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Can a college student with his permit drive a relative’s car to practice?

May 12, 2015 by Steven M. Gursten

Many questions about teens and their driving permits are rolling in now that spring is upon us. These questions seem to be focused on the circumstances that new drivers are allowed to drive under Michigan’s teen driving law, which is a graduated driving law that has restrictions on when a new driver can get behind the wheel, what times and with how many passengers in the vehicle.

Here is the latest: What if a teen driver wants to drive a relative’s car?

Q. My nephew is a college student and has his student driving permit. Can he drive my vehicle to practice?

A. Thank you for your question. Interestingly, I recently wrote a blog post about an issue that’s similar to the one you raise. Specifically, I was asked if a parent needs to have Michigan No Fault auto insurance for their teen driver who is driving on a Michigan drivers-training permit.

My conclusion, which coincided with that of several insurance professionals, was that No Fault coverage was not needed. Here’s a link to the blog post: “Does a teen driver with a permit need Michigan No Fault insurance?”

Now, of course, your situation is slightly different. Accordingly, to be on the safe side, I advise that you take the following two steps:

  1. Review your auto insurance policy for any possible, relevant coverage exclusions, and
  2. Talk to your auto insurance agent for his assessment and advice on how you auto insurance company may view the situation you have described.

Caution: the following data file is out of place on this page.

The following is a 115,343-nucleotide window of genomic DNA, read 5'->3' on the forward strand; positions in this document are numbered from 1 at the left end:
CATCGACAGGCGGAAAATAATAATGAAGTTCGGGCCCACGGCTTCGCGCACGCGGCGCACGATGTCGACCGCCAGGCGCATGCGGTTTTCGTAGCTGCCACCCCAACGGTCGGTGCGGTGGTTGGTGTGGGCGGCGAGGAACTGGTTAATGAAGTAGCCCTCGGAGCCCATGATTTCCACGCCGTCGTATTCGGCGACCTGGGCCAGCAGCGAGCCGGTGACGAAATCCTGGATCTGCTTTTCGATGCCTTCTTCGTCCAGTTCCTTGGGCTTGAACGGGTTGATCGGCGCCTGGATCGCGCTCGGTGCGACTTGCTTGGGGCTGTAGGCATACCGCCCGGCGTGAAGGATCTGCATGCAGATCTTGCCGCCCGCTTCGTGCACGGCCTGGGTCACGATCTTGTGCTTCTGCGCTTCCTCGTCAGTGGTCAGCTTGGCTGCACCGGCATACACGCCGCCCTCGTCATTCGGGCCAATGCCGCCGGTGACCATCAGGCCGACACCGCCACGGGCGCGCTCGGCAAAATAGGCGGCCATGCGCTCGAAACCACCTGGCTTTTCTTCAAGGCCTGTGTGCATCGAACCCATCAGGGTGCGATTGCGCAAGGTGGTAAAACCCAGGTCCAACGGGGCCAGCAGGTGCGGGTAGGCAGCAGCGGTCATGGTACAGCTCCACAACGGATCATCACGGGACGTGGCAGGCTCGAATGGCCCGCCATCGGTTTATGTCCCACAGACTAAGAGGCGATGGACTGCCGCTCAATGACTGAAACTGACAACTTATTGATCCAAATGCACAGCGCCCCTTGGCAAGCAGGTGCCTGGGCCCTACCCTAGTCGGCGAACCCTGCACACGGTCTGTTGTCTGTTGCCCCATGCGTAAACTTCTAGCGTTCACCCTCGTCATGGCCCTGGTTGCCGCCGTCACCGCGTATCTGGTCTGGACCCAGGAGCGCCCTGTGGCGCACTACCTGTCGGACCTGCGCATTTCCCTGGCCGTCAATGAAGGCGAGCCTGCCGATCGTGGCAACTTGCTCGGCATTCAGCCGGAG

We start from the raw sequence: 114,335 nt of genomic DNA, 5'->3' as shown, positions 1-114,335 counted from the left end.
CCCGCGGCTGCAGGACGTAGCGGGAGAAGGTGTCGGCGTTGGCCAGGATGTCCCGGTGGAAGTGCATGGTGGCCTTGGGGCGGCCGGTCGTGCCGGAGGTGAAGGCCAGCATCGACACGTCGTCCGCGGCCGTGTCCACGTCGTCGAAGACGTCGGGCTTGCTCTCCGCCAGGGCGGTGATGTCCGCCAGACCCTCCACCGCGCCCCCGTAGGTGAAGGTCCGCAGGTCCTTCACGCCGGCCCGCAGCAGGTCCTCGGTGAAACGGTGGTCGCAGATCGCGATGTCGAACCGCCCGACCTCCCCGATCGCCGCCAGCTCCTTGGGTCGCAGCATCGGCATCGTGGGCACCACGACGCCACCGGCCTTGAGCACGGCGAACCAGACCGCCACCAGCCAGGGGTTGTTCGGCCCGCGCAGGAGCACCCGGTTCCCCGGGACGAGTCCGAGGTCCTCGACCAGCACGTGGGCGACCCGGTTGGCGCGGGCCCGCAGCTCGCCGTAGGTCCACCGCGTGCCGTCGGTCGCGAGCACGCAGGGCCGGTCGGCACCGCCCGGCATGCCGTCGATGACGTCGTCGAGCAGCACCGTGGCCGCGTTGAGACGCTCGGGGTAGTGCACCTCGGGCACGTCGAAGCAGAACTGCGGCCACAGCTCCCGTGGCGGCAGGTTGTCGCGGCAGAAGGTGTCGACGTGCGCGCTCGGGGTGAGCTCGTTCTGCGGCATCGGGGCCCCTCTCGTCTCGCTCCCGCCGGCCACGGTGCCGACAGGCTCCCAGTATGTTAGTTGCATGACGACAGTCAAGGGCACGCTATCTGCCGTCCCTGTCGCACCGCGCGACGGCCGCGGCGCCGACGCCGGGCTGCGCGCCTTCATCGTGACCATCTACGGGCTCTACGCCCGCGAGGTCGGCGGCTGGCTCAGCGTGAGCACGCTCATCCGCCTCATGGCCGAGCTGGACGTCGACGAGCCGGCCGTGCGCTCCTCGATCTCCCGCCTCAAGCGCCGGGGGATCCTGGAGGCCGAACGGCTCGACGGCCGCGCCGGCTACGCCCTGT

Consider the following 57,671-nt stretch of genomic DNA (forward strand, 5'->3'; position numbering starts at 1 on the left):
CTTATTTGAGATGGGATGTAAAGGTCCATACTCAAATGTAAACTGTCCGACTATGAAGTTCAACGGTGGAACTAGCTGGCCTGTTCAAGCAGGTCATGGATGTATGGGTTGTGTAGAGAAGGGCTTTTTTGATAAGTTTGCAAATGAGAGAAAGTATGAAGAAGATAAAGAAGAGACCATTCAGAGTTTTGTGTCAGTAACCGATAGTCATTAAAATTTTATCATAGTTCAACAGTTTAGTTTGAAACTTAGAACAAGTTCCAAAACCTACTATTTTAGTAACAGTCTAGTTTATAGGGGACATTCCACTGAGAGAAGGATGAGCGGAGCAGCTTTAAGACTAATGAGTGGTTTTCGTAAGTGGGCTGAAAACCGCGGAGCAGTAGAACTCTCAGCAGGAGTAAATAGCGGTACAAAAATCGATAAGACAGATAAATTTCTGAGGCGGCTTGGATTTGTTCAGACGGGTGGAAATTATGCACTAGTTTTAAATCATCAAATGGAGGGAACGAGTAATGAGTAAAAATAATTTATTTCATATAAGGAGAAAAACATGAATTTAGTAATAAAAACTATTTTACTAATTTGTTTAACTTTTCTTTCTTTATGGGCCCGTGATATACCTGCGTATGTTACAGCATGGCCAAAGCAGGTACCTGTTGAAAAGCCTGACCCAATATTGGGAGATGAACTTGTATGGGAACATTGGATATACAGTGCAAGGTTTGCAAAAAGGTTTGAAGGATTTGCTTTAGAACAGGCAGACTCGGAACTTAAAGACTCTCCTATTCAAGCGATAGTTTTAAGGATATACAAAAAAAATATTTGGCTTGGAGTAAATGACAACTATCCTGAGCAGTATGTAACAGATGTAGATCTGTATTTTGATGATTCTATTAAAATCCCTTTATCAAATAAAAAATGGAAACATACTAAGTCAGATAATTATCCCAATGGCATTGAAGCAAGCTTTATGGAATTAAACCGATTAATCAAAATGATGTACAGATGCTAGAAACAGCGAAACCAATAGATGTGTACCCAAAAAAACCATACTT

Michigan’s teen driving law

As a refresher, here are the restrictions set under Michigan’s teen driving law for all teens driving on a “Level 2″ license:

  • A new passenger restriction prevents teens from having more than one passenger under the age of 21 in the car — unless the individual is a member of the driver’s immediate family, or the driver is traveling to or from school or a school-sanctioned event.
  • Driving between 10 p.m. and 5 a.m. is prohibited — unless driving to or from employment, or with a parent, legal guardian, or licensed adult over 21 years old.

A “Level 2″ driver is part of Michigan’s graduated licensing approach, in which teens gain more driving privileges as they get older and acquire more driving experience. A Level 2 license holder must be at least 16 years old and have successfully completed segment 1 and 2 of a driver’s education program approved by the state, as well as passed a driving skills test and presented a skills test certificate. A teen driver cannot have a car accident or violation in the 90 days prior to applying for a Level 2 license.

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